In the immediate future, professors can help you obtain a teaching assistant position. You would need to go through the application process nonetheless, but it helps in the selection process if the teacher is aware of who you are, your work ethic and ability to perform the task at hand. Professors can also offer you other opportunities, like assisting in their research.
“I would encourage students of all levels to connect with their professors outside of class.”
Most students have limited connections to industry professionals. In that case, the hiring managers will be judging you solely on the information provided in your resume. You need to therefore impress them with an active involvement in your school and/or city’s communities. Volunteer experience will do wonders for your resume, even if it is only for a few hours a week.
Experience is key in finding a job in the current market.
The first thing I would strongly suggest is taking part in the Communication Studies Internship Program. Counting as a course credit, CMST 3B03 offers a unique learning opportunity for students by facilitating handson work experience relevant to their studies in both the public and private sectors. The internships are unpaid and consist of 130 hours over the course of a semester. The professor will help you obtain a placement and offer guidance throughout. You will not only establish valuable connections with business professionals, but also form an idea of what the industry entails and whether it is the right job for you.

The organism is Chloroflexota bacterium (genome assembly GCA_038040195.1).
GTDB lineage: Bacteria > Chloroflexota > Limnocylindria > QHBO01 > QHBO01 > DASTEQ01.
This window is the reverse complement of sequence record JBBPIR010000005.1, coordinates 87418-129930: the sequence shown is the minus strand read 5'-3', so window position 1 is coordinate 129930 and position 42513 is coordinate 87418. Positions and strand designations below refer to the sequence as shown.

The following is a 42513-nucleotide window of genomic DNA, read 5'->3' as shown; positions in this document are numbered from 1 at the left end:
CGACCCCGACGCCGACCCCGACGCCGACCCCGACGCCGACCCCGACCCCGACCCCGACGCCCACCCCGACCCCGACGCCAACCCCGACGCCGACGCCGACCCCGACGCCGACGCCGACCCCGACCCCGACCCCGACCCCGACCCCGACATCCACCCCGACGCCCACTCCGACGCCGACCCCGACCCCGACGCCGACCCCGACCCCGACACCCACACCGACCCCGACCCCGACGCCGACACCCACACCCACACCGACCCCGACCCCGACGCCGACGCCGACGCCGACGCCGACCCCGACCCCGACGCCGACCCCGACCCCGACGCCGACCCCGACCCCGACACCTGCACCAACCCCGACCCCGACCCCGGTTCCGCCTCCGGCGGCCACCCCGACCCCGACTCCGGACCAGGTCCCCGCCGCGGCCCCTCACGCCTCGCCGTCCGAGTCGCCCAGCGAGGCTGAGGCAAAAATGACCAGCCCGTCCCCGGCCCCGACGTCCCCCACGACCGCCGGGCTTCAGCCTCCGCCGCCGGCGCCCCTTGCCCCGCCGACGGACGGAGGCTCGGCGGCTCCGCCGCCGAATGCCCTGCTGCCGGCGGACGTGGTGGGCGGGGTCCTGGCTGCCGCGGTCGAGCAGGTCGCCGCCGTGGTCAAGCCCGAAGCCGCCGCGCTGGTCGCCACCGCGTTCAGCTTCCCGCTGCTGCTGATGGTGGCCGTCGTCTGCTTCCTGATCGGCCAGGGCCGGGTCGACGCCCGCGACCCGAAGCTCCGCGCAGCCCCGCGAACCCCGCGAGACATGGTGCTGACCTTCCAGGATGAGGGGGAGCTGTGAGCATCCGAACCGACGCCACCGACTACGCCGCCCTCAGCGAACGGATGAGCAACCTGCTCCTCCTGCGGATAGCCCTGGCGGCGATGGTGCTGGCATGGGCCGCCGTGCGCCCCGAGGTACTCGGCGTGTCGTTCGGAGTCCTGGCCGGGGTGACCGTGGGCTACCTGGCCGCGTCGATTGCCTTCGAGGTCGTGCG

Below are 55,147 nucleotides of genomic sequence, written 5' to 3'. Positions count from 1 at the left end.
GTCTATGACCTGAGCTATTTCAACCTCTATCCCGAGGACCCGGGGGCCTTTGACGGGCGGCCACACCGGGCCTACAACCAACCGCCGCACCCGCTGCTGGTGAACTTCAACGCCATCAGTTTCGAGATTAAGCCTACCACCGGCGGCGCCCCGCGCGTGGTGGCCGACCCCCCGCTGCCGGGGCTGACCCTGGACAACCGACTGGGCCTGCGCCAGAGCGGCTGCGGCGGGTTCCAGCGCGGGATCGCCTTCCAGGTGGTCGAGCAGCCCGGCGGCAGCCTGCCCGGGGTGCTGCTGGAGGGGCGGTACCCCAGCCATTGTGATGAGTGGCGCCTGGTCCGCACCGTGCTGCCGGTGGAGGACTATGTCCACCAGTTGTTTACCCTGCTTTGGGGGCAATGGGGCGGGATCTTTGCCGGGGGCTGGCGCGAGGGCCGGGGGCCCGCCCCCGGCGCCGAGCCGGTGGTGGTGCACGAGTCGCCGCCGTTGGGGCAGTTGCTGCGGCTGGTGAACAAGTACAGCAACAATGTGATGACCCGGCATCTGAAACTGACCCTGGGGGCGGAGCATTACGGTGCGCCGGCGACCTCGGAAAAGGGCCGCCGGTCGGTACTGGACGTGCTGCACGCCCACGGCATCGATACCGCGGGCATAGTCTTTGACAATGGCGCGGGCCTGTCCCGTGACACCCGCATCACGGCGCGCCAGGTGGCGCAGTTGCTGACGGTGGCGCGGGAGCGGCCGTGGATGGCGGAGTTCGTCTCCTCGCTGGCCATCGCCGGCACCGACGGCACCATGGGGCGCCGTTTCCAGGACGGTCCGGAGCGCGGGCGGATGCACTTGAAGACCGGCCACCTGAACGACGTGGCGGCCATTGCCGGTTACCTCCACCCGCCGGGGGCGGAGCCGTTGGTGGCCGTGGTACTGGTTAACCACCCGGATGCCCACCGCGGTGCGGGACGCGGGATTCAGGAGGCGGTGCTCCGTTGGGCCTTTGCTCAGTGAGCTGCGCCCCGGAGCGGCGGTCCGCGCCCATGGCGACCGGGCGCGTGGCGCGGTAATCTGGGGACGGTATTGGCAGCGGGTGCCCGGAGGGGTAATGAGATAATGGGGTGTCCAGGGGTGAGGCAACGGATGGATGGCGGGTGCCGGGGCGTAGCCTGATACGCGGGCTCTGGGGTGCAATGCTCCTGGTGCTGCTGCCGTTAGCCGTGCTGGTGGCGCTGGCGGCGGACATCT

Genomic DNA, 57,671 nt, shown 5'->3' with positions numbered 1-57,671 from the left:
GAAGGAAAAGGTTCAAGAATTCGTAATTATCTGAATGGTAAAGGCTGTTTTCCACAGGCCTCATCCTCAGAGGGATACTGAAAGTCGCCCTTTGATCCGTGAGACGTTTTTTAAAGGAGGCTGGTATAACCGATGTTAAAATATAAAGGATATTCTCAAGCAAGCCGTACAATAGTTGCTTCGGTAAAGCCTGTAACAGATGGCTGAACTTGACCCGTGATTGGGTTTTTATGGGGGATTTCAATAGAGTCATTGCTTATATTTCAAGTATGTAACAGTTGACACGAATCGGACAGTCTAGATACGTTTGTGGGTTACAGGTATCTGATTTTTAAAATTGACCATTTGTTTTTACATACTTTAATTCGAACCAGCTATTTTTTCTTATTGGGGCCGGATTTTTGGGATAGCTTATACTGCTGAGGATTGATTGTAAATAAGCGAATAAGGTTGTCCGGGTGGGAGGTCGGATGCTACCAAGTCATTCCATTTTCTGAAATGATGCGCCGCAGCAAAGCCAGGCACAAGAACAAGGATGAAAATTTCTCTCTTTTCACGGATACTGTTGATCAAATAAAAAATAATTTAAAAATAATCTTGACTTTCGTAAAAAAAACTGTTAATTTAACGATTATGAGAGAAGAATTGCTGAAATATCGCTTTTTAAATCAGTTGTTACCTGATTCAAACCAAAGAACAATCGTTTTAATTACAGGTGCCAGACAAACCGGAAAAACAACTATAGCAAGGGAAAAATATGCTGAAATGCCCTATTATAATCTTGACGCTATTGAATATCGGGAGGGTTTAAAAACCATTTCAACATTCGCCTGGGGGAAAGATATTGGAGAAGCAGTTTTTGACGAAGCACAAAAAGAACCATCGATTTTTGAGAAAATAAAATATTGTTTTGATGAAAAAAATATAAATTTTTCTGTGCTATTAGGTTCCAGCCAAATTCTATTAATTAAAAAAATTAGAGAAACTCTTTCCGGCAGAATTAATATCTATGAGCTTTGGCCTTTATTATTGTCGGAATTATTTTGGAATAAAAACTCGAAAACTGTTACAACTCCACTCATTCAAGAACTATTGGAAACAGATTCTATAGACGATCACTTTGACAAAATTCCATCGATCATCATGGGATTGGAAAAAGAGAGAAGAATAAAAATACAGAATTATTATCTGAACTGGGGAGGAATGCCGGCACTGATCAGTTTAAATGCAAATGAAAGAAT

“CMST 3B03 offers a unique learning opportunity for students by facilitating hands-on work experience.”
For more information, visit: http://csmm.mcmaster.ca/internship/student.html
In second year, I applied to the Federal Student Work Experience Program (FSWEP). FSWEP is a government program that provides full-time students with hands-on experience related to their field of study. One of the best things about this opportunity is that no previous work experience is required to apply!